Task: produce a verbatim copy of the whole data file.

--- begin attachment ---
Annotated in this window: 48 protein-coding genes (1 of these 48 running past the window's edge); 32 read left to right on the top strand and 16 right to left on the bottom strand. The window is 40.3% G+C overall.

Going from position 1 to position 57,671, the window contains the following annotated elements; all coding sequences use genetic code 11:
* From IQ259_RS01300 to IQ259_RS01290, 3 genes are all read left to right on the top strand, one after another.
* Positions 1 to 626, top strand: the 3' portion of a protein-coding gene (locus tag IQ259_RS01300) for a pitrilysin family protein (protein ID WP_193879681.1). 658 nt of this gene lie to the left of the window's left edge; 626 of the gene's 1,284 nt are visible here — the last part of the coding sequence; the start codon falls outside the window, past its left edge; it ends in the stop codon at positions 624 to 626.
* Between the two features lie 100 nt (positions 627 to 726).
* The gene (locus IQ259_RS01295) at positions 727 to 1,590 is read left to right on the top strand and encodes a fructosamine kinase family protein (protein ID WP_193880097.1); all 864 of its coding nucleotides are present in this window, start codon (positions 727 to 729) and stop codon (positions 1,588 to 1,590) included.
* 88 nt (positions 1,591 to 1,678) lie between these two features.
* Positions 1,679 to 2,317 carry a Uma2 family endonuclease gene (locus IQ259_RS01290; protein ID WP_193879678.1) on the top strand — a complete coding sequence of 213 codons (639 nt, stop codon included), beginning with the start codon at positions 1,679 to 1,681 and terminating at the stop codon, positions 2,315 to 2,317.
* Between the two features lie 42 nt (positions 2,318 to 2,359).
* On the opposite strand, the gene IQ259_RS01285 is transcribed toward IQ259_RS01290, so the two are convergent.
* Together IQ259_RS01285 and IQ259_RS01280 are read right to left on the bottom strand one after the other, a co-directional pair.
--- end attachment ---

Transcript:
Annotated in this window: 48 protein-coding genes (1 of these 48 running past the window's edge); 32 read left to right on the top strand and 16 right to left on the bottom strand. The window is 40.3% G+C overall.

Going from position 1 to position 57,671, the window contains the following annotated elements; all coding sequences use genetic code 11:
* From IQ259_RS01300 to IQ259_RS01290, 3 genes are all read left to right on the top strand, one after another.
* Positions 1 to 626, top strand: the 3' portion of a protein-coding gene (locus tag IQ259_RS01300) for a pitrilysin family protein (protein ID WP_193879681.1). 658 nt of this gene lie to the left of the window's left edge; 626 of the gene's 1,284 nt are visible here — the last part of the coding sequence; the start codon falls outside the window, past its left edge; it ends in the stop codon at positions 624 to 626.
* Between the two features lie 100 nt (positions 627 to 726).
* The gene (locus IQ259_RS01295) at positions 727 to 1,590 is read left to right on the top strand and encodes a fructosamine kinase family protein (protein ID WP_193880097.1); all 864 of its coding nucleotides are present in this window, start codon (positions 727 to 729) and stop codon (positions 1,588 to 1,590) included.
* 88 nt (positions 1,591 to 1,678) lie between these two features.
* Positions 1,679 to 2,317 carry a Uma2 family endonuclease gene (locus IQ259_RS01290; protein ID WP_193879678.1) on the top strand — a complete coding sequence of 213 codons (639 nt, stop codon included), beginning with the start codon at positions 1,679 to 1,681 and terminating at the stop codon, positions 2,315 to 2,317.
* Between the two features lie 42 nt (positions 2,318 to 2,359).
* On the opposite strand, the gene IQ259_RS01285 is transcribed toward IQ259_RS01290, so the two are convergent.
* Together IQ259_RS01285 and IQ259_RS01280 are read right to left on the bottom strand one after the other, a co-directional pair.